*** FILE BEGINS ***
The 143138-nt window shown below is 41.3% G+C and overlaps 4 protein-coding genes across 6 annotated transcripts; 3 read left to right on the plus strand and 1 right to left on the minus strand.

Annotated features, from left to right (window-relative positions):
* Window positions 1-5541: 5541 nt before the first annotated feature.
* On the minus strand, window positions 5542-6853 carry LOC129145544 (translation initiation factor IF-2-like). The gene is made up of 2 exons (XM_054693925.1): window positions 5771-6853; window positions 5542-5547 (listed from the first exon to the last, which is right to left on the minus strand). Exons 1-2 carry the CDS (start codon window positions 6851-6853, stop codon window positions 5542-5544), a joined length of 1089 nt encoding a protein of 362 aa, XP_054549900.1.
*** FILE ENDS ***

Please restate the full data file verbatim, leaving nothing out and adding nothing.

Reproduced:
The 143138-nt window shown below is 41.3% G+C and overlaps 4 protein-coding genes across 6 annotated transcripts; 3 read left to right on the plus strand and 1 right to left on the minus strand.

Annotated features, from left to right (window-relative positions):
* Window positions 1-5541: 5541 nt before the first annotated feature.
* On the minus strand, window positions 5542-6853 carry LOC129145544 (translation initiation factor IF-2-like). The gene is made up of 2 exons (XM_054693925.1): window positions 5771-6853; window positions 5542-5547 (listed from the first exon to the last, which is right to left on the minus strand). Exons 1-2 carry the CDS (start codon window positions 6851-6853, stop codon window positions 5542-5544), a joined length of 1089 nt encoding a protein of 362 aa, XP_054549900.1.